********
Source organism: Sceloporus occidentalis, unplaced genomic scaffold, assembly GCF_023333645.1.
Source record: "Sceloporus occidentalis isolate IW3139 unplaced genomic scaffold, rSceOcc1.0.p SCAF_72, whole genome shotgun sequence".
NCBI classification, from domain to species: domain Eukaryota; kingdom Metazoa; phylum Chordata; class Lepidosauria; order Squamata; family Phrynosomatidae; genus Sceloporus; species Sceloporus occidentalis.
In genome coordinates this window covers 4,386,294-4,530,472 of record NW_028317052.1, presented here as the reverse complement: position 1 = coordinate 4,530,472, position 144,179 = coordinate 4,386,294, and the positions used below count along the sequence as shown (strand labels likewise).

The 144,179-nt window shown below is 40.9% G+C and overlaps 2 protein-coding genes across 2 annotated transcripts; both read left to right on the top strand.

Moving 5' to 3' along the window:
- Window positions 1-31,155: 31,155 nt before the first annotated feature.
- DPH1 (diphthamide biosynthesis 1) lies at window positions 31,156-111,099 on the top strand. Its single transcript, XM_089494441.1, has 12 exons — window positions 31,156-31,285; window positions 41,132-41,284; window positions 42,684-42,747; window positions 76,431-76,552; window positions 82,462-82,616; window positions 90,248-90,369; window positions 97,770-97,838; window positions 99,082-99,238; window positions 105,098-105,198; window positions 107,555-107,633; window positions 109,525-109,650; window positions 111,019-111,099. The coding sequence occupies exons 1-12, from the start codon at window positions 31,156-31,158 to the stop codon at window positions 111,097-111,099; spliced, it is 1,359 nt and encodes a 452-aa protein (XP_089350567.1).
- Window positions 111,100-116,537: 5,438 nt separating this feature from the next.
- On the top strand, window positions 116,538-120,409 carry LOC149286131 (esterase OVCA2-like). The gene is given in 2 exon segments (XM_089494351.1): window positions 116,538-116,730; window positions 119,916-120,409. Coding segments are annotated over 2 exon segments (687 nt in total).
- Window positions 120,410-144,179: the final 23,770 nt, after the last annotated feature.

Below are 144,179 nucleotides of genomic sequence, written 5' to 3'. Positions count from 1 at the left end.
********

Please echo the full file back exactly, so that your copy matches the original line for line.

Source organism: Sceloporus occidentalis, unplaced genomic scaffold, assembly GCF_023333645.1.
Source record: "Sceloporus occidentalis isolate IW3139 unplaced genomic scaffold, rSceOcc1.0.p SCAF_72, whole genome shotgun sequence".
NCBI classification, from domain to species: domain Eukaryota; kingdom Metazoa; phylum Chordata; class Lepidosauria; order Squamata; family Phrynosomatidae; genus Sceloporus; species Sceloporus occidentalis.
In genome coordinates this window covers 4,386,294-4,530,472 of record NW_028317052.1, presented here as the reverse complement: position 1 = coordinate 4,530,472, position 144,179 = coordinate 4,386,294, and the positions used below count along the sequence as shown (strand labels likewise).

The 144,179-nt window shown below is 40.9% G+C and overlaps 2 protein-coding genes across 2 annotated transcripts; both read left to right on the top strand.

Moving 5' to 3' along the window:
- Window positions 1-31,155: 31,155 nt before the first annotated feature.
- DPH1 (diphthamide biosynthesis 1) lies at window positions 31,156-111,099 on the top strand. Its single transcript, XM_089494441.1, has 12 exons — window positions 31,156-31,285; window positions 41,132-41,284; window positions 42,684-42,747; window positions 76,431-76,552; window positions 82,462-82,616; window positions 90,248-90,369; window positions 97,770-97,838; window positions 99,082-99,238; window positions 105,098-105,198; window positions 107,555-107,633; window positions 109,525-109,650; window positions 111,019-111,099. The coding sequence occupies exons 1-12, from the start codon at window positions 31,156-31,158 to the stop codon at window positions 111,097-111,099; spliced, it is 1,359 nt and encodes a 452-aa protein (XP_089350567.1).
- Window positions 111,100-116,537: 5,438 nt separating this feature from the next.
- On the top strand, window positions 116,538-120,409 carry LOC149286131 (esterase OVCA2-like). The gene is given in 2 exon segments (XM_089494351.1): window positions 116,538-116,730; window positions 119,916-120,409. Coding segments are annotated over 2 exon segments (687 nt in total).
- Window positions 120,410-144,179: the final 23,770 nt, after the last annotated feature.

Below are 144,179 nucleotides of genomic sequence, written 5' to 3'. Positions count from 1 at the left end.